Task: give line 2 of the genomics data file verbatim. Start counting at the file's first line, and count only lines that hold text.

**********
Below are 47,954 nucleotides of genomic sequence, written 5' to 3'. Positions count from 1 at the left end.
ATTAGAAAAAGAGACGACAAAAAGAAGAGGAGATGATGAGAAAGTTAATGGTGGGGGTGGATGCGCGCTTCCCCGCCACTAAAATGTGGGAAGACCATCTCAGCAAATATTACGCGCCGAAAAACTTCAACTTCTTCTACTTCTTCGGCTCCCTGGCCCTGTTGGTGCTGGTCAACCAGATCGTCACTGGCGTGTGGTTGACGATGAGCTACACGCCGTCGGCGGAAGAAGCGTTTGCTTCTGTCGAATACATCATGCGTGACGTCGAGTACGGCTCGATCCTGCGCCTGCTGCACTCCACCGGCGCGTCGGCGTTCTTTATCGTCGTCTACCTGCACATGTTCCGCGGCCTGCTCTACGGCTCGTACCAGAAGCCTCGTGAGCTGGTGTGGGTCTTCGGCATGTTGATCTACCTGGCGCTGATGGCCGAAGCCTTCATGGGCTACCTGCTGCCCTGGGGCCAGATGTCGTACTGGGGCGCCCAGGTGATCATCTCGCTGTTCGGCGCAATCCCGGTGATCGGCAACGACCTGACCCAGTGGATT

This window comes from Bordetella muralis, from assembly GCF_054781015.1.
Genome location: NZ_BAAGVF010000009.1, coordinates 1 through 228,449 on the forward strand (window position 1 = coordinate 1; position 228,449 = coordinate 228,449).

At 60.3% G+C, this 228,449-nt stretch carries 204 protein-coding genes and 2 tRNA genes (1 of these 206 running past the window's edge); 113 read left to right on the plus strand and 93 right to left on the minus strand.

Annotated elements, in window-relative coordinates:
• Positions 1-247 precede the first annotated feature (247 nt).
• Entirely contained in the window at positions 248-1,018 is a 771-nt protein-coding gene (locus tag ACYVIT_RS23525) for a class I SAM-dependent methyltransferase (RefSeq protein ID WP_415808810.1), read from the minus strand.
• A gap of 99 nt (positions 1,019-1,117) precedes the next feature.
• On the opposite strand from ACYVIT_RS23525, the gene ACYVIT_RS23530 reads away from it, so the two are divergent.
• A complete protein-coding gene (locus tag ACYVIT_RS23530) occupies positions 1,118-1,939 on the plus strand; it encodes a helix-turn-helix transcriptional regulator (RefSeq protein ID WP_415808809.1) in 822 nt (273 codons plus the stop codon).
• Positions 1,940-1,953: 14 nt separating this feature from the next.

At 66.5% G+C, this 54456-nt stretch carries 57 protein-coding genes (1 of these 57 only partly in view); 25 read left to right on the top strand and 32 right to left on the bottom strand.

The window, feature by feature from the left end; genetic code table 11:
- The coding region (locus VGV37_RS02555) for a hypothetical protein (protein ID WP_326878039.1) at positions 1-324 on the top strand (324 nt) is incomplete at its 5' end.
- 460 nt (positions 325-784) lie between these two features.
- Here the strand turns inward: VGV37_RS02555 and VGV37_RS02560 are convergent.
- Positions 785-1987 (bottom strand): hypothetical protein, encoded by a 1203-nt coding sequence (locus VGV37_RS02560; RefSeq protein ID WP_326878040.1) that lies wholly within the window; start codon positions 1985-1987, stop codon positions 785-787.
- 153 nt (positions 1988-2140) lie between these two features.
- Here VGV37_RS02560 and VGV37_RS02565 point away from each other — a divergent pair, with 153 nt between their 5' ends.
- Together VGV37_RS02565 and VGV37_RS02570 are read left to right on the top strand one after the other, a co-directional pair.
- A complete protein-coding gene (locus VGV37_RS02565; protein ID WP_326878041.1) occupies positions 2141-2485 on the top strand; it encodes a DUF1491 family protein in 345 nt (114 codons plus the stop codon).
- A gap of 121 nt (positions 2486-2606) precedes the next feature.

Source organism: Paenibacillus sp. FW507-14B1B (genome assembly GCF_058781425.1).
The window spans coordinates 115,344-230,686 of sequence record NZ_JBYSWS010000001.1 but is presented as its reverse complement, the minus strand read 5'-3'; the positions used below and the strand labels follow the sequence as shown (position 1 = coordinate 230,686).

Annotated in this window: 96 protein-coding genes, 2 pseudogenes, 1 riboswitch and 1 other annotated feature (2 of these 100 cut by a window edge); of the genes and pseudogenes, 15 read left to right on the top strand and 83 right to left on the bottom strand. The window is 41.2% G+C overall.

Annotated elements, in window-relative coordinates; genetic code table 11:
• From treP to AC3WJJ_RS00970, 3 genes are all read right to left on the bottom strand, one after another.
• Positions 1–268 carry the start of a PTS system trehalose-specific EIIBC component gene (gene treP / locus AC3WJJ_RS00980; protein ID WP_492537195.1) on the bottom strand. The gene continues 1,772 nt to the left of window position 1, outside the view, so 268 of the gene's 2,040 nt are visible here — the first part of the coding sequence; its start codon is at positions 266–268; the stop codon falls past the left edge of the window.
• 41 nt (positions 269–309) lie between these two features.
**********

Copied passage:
ATTAGAAAAAGAGACGACAAAAAGAAGAGGAGATGATGAGAAAGTTAATGGTGGGGGTGGATGCGCGCTTCCCCGCCACTAAAATGTGGGAAGACCATCTCAGCAAATATTACGCGCCGAAAAACTTCAACTTCTTCTACTTCTTCGGCTCCCTGGCCCTGTTGGTGCTGGTCAACCAGATCGTCACTGGCGTGTGGTTGACGATGAGCTACACGCCGTCGGCGGAAGAAGCGTTTGCTTCTGTCGAATACATCATGCGTGACGTCGAGTACGGCTCGATCCTGCGCCTGCTGCACTCCACCGGCGCGTCGGCGTTCTTTATCGTCGTCTACCTGCACATGTTCCGCGGCCTGCTCTACGGCTCGTACCAGAAGCCTCGTGAGCTGGTGTGGGTCTTCGGCATGTTGATCTACCTGGCGCTGATGGCCGAAGCCTTCATGGGCTACCTGCTGCCCTGGGGCCAGATGTCGTACTGGGGCGCCCAGGTGATCATCTCGCTGTTCGGCGCAATCCCGGTGATCGGCAACGACCTGACCCAGTGGATT